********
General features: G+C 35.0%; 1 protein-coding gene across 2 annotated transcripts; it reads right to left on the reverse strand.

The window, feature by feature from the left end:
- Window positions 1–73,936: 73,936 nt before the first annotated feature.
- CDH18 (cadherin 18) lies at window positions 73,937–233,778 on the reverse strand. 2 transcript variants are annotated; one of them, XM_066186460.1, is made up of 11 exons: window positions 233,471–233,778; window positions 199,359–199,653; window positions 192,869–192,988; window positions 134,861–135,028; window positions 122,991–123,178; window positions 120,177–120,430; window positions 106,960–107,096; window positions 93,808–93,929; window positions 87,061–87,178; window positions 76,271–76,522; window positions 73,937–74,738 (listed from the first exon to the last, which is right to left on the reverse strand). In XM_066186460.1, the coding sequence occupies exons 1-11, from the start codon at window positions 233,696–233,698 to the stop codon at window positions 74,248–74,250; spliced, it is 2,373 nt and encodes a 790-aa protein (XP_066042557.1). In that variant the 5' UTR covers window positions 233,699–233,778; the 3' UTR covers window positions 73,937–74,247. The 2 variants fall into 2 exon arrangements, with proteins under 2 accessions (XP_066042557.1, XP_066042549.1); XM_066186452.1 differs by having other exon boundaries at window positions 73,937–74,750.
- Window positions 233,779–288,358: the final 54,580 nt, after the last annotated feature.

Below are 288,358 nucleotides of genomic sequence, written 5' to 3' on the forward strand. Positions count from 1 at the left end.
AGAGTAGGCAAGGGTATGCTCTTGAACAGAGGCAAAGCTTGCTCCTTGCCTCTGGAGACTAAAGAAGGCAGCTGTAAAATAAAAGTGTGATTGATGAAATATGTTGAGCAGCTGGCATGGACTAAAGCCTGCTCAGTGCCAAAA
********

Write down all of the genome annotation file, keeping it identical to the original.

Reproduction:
General features: G+C 35.0%; 1 protein-coding gene across 2 annotated transcripts; it reads right to left on the reverse strand.

The window, feature by feature from the left end:
- Window positions 1–73,936: 73,936 nt before the first annotated feature.
- CDH18 (cadherin 18) lies at window positions 73,937–233,778 on the reverse strand. 2 transcript variants are annotated; one of them, XM_066186460.1, is made up of 11 exons: window positions 233,471–233,778; window positions 199,359–199,653; window positions 192,869–192,988; window positions 134,861–135,028; window positions 122,991–123,178; window positions 120,177–120,430; window positions 106,960–107,096; window positions 93,808–93,929; window positions 87,061–87,178; window positions 76,271–76,522; window positions 73,937–74,738 (listed from the first exon to the last, which is right to left on the reverse strand). In XM_066186460.1, the coding sequence occupies exons 1-11, from the start codon at window positions 233,696–233,698 to the stop codon at window positions 74,248–74,250; spliced, it is 2,373 nt and encodes a 790-aa protein (XP_066042557.1). In that variant the 5' UTR covers window positions 233,699–233,778; the 3' UTR covers window positions 73,937–74,247. The 2 variants fall into 2 exon arrangements, with proteins under 2 accessions (XP_066042557.1, XP_066042549.1); XM_066186452.1 differs by having other exon boundaries at window positions 73,937–74,750.
- Window positions 233,779–288,358: the final 54,580 nt, after the last annotated feature.

Below are 288,358 nucleotides of genomic sequence, written 5' to 3' on the forward strand. Positions count from 1 at the left end.
AGAGTAGGCAAGGGTATGCTCTTGAACAGAGGCAAAGCTTGCTCCTTGCCTCTGGAGACTAAAGAAGGCAGCTGTAAAATAAAAGTGTGATTGATGAAATATGTTGAGCAGCTGGCATGGACTAAAGCCTGCTCAGTGCCAAAA